Advisers hold the key to success of offshore amnesty

tax haven

Tax haven: Jersey

Tens of thousands of offshore account holders in up to 500 banks may be
targeted by the taxman in the second stage of its campaign to tax funds being
held overseas, but the success of the whole project could depend on the guidance
depositors receive from their advisers.

Accountancy Age learned last week that HM Revenue & Customs
would be writing to the banks asking for account details by the end of March,
and that the number of institutions to be targeted would run into the hundreds.

The taxman is then expected to offer some form of amnesty, referred to as an
offshore disclosure facility, in return for voluntarily disclosing how much
money they have offshore. The first offer last year netted around £450m in extra
tax revenues.

But according to Louise Somerset, tax director at RBC Wealth Management,
making the project work could rely on how tax advisers relay the terms of the
amnesty to their clients.

She says all long-standing clients of RBC Wealth Management disclosed the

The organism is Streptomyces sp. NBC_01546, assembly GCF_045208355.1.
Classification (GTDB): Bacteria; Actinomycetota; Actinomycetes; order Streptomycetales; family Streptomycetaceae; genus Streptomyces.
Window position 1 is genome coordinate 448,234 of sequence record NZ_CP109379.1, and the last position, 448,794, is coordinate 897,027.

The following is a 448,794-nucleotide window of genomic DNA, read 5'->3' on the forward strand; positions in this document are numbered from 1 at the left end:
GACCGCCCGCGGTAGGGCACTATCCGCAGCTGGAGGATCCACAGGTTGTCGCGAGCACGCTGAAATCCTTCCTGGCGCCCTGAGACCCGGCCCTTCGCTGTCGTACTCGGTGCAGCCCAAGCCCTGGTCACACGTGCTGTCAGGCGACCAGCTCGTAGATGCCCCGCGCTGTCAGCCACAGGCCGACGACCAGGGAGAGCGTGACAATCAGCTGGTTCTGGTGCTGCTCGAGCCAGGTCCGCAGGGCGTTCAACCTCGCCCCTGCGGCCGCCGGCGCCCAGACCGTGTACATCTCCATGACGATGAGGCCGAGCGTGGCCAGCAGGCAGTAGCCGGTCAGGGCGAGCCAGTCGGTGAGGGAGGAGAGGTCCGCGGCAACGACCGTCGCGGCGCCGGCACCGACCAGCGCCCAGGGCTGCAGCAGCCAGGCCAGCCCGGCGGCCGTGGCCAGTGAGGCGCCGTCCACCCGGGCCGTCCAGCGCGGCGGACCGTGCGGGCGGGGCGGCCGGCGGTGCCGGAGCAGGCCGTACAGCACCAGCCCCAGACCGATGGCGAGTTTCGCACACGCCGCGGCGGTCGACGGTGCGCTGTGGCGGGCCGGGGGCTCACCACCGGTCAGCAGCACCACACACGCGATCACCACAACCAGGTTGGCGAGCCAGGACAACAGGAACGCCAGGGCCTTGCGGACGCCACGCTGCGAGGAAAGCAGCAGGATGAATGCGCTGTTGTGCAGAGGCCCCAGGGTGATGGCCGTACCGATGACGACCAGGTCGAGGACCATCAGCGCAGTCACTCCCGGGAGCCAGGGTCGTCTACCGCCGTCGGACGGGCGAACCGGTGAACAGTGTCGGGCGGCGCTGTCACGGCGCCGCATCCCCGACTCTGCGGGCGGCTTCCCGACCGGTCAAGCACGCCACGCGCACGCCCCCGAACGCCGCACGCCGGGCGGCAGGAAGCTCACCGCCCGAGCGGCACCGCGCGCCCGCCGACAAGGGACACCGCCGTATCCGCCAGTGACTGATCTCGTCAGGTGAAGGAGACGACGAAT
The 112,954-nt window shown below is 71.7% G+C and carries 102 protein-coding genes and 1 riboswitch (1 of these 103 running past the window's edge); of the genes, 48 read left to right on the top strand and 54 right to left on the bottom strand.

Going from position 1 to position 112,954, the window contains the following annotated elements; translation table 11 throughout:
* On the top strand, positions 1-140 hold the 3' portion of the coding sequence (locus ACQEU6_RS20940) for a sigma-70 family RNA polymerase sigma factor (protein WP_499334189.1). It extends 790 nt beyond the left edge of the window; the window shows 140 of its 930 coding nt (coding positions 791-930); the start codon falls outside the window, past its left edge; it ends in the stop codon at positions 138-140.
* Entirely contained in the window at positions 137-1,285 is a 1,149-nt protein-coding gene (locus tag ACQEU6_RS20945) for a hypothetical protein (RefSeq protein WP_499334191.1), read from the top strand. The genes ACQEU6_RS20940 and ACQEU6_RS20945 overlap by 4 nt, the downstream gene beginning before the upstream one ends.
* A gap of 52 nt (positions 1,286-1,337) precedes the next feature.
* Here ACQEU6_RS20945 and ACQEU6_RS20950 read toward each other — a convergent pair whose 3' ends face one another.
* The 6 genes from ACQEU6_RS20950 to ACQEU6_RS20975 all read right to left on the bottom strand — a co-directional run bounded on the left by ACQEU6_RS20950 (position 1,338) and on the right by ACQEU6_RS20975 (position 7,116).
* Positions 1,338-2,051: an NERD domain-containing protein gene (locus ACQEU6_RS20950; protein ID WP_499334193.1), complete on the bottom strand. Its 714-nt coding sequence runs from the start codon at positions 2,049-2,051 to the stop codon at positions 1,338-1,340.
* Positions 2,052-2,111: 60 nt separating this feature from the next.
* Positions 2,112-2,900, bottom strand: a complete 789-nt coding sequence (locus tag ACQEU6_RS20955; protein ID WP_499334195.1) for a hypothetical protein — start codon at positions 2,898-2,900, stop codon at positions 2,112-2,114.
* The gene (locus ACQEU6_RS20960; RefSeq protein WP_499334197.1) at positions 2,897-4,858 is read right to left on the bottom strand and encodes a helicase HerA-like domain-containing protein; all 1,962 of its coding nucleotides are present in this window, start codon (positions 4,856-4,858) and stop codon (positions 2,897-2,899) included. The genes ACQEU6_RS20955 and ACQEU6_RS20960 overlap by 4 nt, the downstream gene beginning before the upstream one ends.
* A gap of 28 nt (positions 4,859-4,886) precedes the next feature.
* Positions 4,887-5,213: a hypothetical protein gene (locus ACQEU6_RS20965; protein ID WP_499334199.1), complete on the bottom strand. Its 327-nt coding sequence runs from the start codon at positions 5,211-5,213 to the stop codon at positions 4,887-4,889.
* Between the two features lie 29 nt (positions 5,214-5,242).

information sought by HMRC during the first amnesty in 2007, and the focus will
now switch to newly-acquired clients.

‘We’ll be talking to our new clients about the risk and checking whether
there’s anything to disclose. When the terms of the second amnesty are
announced, we’ll be asking new clients if they have anything that needs to be
disclosed and our advice to them is certainly to disclose any information on
accounts held offshore,’ she says.

Several changes in tax rules have been introduced since the 2007 amnesty,
including the adoption of new tax information exchange agreements which could
affect the need for some clients to voluntarily submit the information to HMRC.

RBC is not expecting an influx of clients enquiries from the second amnesty,
with Somerset conceding the business would be in an ‘extremely difficult
position’ if clients were unwilling to disclose details.

Somerset says the success of a second amnesty is underpinned by HMRC
adequately publicising the scheme, and ensuring all taxpayers ­ not just those
represented by an accountancy firm ­ are aware of their obligation to disclose.

‘Part of the problem last time around was there wasn’t much information made
available and it’s concerning that the same thing could happen again. All HMRC
have done is publish a small paragraph in the pre-Budget report. If they require
people to take advantage then they have to make it more public,’ she says.

The first amnesty targeted an estimated 100,000 taxpayers with accounts held
by these banks, of which 60, 000 voluntarily disclosed information under the
terms of the scheme.

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